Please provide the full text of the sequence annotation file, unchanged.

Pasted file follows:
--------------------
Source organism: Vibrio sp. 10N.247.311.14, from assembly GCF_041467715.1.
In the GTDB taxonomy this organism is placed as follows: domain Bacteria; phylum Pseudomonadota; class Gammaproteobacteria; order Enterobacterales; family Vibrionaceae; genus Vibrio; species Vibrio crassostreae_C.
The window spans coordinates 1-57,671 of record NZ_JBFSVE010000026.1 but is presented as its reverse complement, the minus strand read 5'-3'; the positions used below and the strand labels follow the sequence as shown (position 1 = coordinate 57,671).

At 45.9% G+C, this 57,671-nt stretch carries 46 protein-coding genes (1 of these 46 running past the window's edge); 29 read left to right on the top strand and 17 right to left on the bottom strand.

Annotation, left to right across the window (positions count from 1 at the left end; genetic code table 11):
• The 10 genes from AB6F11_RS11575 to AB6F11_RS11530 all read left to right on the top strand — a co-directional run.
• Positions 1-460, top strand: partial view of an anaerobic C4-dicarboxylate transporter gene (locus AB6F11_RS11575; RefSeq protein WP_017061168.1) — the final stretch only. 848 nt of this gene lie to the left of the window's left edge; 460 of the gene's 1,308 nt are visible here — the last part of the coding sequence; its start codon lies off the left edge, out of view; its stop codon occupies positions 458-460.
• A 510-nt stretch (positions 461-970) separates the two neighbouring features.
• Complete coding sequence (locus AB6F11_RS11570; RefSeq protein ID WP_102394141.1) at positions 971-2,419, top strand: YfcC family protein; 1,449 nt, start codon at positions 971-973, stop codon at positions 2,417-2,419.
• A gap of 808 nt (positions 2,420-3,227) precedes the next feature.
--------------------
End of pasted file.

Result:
Source organism: Vibrio sp. 10N.247.311.14, from assembly GCF_041467715.1.
In the GTDB taxonomy this organism is placed as follows: domain Bacteria; phylum Pseudomonadota; class Gammaproteobacteria; order Enterobacterales; family Vibrionaceae; genus Vibrio; species Vibrio crassostreae_C.
The window spans coordinates 1-57,671 of record NZ_JBFSVE010000026.1 but is presented as its reverse complement, the minus strand read 5'-3'; the positions used below and the strand labels follow the sequence as shown (position 1 = coordinate 57,671).

At 45.9% G+C, this 57,671-nt stretch carries 46 protein-coding genes (1 of these 46 running past the window's edge); 29 read left to right on the top strand and 17 right to left on the bottom strand.

Annotation, left to right across the window (positions count from 1 at the left end; genetic code table 11):
• The 10 genes from AB6F11_RS11575 to AB6F11_RS11530 all read left to right on the top strand — a co-directional run.
• Positions 1-460, top strand: partial view of an anaerobic C4-dicarboxylate transporter gene (locus AB6F11_RS11575; RefSeq protein WP_017061168.1) — the final stretch only. 848 nt of this gene lie to the left of the window's left edge; 460 of the gene's 1,308 nt are visible here — the last part of the coding sequence; its start codon lies off the left edge, out of view; its stop codon occupies positions 458-460.
• A 510-nt stretch (positions 461-970) separates the two neighbouring features.
• Complete coding sequence (locus AB6F11_RS11570; RefSeq protein ID WP_102394141.1) at positions 971-2,419, top strand: YfcC family protein; 1,449 nt, start codon at positions 971-973, stop codon at positions 2,417-2,419.
• A gap of 808 nt (positions 2,420-3,227) precedes the next feature.